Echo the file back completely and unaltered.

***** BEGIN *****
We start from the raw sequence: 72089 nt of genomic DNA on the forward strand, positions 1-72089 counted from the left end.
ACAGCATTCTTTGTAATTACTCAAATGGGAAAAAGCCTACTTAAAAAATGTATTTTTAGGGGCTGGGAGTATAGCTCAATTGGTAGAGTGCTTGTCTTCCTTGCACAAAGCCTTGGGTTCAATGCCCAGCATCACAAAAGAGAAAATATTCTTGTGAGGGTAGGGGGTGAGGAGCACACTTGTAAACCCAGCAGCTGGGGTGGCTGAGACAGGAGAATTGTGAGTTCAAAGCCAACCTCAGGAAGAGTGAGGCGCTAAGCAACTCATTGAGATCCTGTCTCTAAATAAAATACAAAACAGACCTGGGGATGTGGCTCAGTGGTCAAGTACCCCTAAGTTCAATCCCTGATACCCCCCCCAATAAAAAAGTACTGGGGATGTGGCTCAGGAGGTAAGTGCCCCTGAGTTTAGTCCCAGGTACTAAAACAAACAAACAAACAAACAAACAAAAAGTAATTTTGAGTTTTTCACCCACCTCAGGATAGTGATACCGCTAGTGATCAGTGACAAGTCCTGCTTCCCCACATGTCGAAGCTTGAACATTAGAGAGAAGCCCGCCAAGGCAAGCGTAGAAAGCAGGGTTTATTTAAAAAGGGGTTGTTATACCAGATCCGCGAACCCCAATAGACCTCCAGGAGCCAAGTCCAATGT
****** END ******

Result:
We start from the raw sequence: 72089 nt of genomic DNA on the forward strand, positions 1-72089 counted from the left end.
ACAGCATTCTTTGTAATTACTCAAATGGGAAAAAGCCTACTTAAAAAATGTATTTTTAGGGGCTGGGAGTATAGCTCAATTGGTAGAGTGCTTGTCTTCCTTGCACAAAGCCTTGGGTTCAATGCCCAGCATCACAAAAGAGAAAATATTCTTGTGAGGGTAGGGGGTGAGGAGCACACTTGTAAACCCAGCAGCTGGGGTGGCTGAGACAGGAGAATTGTGAGTTCAAAGCCAACCTCAGGAAGAGTGAGGCGCTAAGCAACTCATTGAGATCCTGTCTCTAAATAAAATACAAAACAGACCTGGGGATGTGGCTCAGTGGTCAAGTACCCCTAAGTTCAATCCCTGATACCCCCCCCAATAAAAAAGTACTGGGGATGTGGCTCAGGAGGTAAGTGCCCCTGAGTTTAGTCCCAGGTACTAAAACAAACAAACAAACAAACAAACAAAAAGTAATTTTGAGTTTTTCACCCACCTCAGGATAGTGATACCGCTAGTGATCAGTGACAAGTCCTGCTTCCCCACATGTCGAAGCTTGAACATTAGAGAGAAGCCCGCCAAGGCAAGCGTAGAAAGCAGGGTTTATTTAAAAAGGGGTTGTTATACCAGATCCGCGAACCCCAATAGACCTCCAGGAGCCAAGTCCAATGT